The first week of January comes with a slew of ambitious goal-setting, resolution-planning, and wishful thinking. Beyoncé and Jay-Z also made a successful big change recently — shifting to a plant-based diet — but they did it by starting with one small change, rather than by setting overly ambitious goals and completely transforming their every meal all at once.

The celebrity couple recently wrote an introduction to Beyoncé’s trainer Marco Borges’ cookbook, The Greenprint, explaining how they started adopting a plant-based diet. Borges says the couple began to embrace plant-based eating not by radically transforming their diet, but by simply starting with breakfast, at his suggestion. “They loved it,” Borges told People. “Then I suggested we also do it for lunch, and they loved that idea as well.”

Setting goals can be exciting, but the daunting nature of a big resolution is why most fizzle by the time February rolls around. Instead, science backs the idea of making too-small-to-fail mini changes that you can easily integrate into your life right away. At Thrive, we call those Microsteps. And clearly, Beyoncé and Jay-Z grasp their value, too.

“If we stretch ourselves too thin, we may end up compromising our ability to focus on any given task effectively,” Tim Bono, Ph.D., a psychology professor at Washington University in St. Louis, tells Thrive. “For many people, the challenge isn’t so much about which goals they want to set for themselves, as much as it is how they are going to keep up with them.”

While Beyoncé and Jay-Z have inspired many people to set healthy goals for the new year, it’s important to remember that they found success by starting small, and being realistic.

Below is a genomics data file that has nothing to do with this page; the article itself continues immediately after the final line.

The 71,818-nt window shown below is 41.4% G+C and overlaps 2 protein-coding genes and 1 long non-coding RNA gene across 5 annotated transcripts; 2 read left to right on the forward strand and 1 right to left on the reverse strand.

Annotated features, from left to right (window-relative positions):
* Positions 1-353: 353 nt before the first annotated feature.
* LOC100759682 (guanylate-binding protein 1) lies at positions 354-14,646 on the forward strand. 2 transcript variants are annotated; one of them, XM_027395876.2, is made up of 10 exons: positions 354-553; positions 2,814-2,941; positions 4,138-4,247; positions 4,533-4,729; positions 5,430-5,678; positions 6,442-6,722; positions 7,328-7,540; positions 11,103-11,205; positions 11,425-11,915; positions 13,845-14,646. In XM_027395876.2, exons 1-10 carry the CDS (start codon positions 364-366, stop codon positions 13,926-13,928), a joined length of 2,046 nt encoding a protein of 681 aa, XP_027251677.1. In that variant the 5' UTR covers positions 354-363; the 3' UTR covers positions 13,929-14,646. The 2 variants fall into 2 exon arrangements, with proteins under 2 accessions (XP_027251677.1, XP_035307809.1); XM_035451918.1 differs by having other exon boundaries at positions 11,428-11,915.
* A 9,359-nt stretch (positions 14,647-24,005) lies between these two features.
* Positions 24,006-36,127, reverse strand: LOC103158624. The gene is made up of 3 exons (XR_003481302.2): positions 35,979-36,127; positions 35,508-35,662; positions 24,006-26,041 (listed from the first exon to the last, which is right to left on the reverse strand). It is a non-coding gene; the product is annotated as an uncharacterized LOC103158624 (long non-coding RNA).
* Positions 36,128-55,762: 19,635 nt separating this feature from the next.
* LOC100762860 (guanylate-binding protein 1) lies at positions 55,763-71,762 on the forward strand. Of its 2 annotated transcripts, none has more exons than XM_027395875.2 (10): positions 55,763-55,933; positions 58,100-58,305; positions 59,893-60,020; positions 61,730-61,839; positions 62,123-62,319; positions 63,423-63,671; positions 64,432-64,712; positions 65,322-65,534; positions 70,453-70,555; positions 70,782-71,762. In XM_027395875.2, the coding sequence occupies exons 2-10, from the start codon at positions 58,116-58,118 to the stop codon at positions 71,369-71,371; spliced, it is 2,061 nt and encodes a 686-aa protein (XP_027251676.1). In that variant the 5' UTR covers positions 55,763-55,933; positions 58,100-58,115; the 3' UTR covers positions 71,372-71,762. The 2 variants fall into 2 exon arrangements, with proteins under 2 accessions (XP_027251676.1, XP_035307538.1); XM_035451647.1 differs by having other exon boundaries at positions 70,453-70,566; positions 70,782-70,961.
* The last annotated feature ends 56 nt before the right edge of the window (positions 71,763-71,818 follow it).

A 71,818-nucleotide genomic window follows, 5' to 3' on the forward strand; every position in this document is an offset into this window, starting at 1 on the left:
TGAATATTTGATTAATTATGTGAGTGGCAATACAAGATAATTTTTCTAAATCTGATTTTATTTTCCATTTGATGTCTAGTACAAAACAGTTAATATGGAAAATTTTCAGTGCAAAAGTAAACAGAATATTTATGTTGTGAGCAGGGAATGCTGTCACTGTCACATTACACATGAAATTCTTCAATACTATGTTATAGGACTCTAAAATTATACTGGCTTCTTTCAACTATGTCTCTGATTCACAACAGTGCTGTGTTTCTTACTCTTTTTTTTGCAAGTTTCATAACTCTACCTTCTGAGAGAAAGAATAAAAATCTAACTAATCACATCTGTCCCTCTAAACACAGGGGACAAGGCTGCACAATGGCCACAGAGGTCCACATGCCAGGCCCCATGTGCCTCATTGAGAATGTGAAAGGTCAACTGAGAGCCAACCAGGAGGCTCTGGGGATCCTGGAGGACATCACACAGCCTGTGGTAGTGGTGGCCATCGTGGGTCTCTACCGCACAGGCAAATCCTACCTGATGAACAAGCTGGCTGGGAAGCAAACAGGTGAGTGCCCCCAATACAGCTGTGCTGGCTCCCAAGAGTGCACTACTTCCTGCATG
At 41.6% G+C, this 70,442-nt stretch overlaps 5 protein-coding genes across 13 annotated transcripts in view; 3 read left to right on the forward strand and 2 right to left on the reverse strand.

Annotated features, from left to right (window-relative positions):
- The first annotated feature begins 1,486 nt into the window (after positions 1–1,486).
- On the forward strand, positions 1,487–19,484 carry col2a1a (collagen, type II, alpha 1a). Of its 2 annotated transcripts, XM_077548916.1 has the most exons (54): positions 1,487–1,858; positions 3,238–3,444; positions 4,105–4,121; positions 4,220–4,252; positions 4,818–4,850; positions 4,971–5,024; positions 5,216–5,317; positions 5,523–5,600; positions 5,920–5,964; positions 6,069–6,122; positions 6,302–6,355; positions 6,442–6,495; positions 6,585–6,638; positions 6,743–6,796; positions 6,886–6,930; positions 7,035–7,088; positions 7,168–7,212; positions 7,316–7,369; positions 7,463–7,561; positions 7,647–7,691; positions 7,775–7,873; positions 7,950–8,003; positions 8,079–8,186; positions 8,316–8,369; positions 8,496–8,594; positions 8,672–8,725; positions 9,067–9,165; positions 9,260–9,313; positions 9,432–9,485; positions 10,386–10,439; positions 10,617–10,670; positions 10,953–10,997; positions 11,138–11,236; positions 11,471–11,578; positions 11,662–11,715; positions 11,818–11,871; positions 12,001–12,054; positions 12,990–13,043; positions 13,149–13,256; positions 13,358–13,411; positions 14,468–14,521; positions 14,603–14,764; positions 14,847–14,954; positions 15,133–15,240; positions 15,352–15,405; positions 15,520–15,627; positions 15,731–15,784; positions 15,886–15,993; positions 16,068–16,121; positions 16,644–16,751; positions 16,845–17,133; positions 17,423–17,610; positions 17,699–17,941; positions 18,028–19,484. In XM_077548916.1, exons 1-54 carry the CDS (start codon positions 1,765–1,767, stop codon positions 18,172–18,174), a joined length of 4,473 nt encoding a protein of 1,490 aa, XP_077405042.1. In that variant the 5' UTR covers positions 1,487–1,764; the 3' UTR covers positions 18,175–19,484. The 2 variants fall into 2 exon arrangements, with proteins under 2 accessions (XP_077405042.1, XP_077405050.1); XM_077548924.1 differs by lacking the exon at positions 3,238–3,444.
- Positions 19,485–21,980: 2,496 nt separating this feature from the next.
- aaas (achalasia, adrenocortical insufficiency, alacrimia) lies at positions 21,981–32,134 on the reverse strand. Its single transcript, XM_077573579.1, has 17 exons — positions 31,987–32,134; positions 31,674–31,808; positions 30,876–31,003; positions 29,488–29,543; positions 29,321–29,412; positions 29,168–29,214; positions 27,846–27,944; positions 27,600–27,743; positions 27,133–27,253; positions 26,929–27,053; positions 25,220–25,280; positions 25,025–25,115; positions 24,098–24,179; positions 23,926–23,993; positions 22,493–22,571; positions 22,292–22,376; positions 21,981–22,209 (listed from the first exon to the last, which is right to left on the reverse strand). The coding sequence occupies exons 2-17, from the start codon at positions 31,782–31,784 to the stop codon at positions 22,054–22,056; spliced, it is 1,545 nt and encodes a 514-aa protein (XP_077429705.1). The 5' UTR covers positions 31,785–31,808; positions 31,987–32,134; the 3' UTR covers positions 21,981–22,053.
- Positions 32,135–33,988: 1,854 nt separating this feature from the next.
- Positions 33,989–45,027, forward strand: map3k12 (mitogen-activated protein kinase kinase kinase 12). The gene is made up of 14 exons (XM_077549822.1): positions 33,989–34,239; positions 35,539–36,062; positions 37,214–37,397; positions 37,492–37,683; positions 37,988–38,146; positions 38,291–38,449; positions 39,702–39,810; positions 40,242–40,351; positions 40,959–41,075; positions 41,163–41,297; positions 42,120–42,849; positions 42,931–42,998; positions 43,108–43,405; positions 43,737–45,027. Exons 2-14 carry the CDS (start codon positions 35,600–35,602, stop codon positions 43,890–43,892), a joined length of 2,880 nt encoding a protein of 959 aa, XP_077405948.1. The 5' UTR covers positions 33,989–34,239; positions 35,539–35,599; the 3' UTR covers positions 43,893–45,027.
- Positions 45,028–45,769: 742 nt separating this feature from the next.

If you’re looking to set an attainable goal this year and stay consistent, here’s where to start:

Prioritize balance

“Maintaining balance in our lives is a bit like maintaining our devices,” Bono explains. “If we have too many apps open on our phone, the device will eventually slow down or crash.” Instead of setting a large goal that has many facets, Bono suggests starting slow — just like Jay-Z and Beyoncé did — and measuring your progress as you go. By maintaining a sense of balance in your actions, you’ll be more likely to stick to your plan.

Be specific

The key to setting a goal that you can stick to is all about identifying something that is small, practical, and specific. Just like Beyoncé and Jay-Z started with one plant-based breakfast (still eating however they wanted for other meals), begin your plan by picking a specific, easy action that you can do right away. Whether you’re choosing to tidy up your room before bed or journal for a few minutes to wind down, it’s important to start small. And if you feel that you’re losing sight of the big picture, don’t be afraid to reassess, Bono says. “It’s okay to scale back.”

Be OK with saying no

It’s important to remember that the most attainable goals are often the most simple, so don’t overwhelm yourself by committing to every habit that comes your way. By focusing on one goal at a time, you can find joy in your small wins, and feel good about saying no every now and then. “Part of psychological health involves knowing your limits and understanding the importance of balance in your life,” Bono says. “Sometimes maintaining this balance involves saying no to things.”

Write it down

An important part of holding yourself accountable is writing down your results — the good, the bad, the minor slip-ups, and the celebratory moments. (Our Thrive team is even sharing our own microstep diaries, in case you need some it’s-okay-to-fail-sometimes inspo!) Most importantly, remember not to stress over the minor slips. “Stress can interfere with our ability to make well-reasoned judgments and decisions,” Bono says. Keep track of your progress, but don’t be afraid to make a change if things aren’t working so far.

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  • Rebecca Muller Feintuch

    Senior Editor and Community Manager


    Rebecca Muller Feintuch is the Senior Editor and Community Manager at Thrive. Her previous work experience includes roles in editorial and digital journalism. Rebecca is passionate about storytelling, creating meaningful connections, and prioritizing mental health and self-care. She is a graduate of New York University, where she studied Media, Culture and Communications with a minor in Creative Writing. For her undergraduate thesis, she researched the relationship between women and fitness media consumerism.